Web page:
How do we manage to recognize a friend’s face, regardless of the light conditions, the person’s hairstyle or make-up? Why do we always hear the same words, whether they are spoken by a man or woman, in a loud or soft voice?
Forming categories is an advanced ability of the brain. Illustration: IMP
The scientists then selected two basis sounds that produced different response patterns and constructed linear mixtures from them. When the mixture ratio was varied continuously, the answer was not a continuous change in the activity patters of the nerve cells, but rather an abrupt transition. Such dynamic behavior is reminiscent of the behavior of artificial attractor-networks that have been suggested by computer scientists as a solution to the categorization problem.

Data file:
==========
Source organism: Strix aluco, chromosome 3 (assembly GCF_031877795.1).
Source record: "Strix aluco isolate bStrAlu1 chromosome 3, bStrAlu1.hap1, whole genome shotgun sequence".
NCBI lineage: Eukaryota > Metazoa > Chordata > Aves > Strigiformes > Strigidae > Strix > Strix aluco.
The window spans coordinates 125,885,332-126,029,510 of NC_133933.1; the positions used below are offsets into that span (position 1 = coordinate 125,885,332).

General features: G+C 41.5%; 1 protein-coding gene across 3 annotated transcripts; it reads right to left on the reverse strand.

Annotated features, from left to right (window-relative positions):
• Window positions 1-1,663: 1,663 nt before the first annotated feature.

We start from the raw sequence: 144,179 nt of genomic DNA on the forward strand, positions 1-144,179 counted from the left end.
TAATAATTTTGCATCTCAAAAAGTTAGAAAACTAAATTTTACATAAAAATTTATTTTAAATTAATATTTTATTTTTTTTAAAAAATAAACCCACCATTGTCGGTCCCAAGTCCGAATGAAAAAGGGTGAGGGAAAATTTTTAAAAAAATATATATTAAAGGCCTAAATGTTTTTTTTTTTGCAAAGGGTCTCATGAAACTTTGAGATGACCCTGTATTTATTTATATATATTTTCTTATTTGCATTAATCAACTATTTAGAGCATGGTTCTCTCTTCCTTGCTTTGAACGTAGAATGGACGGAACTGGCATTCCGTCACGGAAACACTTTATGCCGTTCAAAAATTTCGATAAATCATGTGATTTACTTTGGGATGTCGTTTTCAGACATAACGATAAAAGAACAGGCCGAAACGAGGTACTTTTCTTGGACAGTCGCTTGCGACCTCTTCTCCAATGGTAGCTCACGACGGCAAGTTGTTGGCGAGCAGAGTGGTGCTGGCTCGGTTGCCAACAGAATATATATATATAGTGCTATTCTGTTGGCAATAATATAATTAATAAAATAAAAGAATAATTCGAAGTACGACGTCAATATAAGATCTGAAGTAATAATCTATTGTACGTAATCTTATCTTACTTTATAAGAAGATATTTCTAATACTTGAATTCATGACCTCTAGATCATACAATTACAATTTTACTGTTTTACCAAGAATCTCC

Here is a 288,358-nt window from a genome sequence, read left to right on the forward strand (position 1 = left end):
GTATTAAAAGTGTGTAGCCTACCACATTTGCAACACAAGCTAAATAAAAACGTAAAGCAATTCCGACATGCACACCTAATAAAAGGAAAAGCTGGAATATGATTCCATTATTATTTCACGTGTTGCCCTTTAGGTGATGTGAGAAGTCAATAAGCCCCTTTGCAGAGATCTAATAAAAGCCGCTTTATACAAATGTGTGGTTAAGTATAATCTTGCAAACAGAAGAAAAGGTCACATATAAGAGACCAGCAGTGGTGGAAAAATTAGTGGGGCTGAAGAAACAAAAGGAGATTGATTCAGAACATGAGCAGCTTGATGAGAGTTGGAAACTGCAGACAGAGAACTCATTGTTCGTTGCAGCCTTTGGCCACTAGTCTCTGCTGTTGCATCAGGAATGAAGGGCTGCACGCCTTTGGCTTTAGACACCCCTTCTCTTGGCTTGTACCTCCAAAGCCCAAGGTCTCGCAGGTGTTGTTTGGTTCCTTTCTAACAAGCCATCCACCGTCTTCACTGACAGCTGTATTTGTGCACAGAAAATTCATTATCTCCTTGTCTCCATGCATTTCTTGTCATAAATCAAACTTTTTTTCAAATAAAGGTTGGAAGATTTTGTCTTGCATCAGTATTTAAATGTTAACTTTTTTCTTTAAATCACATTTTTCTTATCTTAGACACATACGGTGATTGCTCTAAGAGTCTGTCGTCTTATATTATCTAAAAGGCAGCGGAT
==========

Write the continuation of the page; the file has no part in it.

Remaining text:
The paper "Discrete neocortical dynamics predict behavioural categorization of sounds" by Brice Bathellier et al. was published in the journal Neuron on October 18, 2012.About Simon Rumpel
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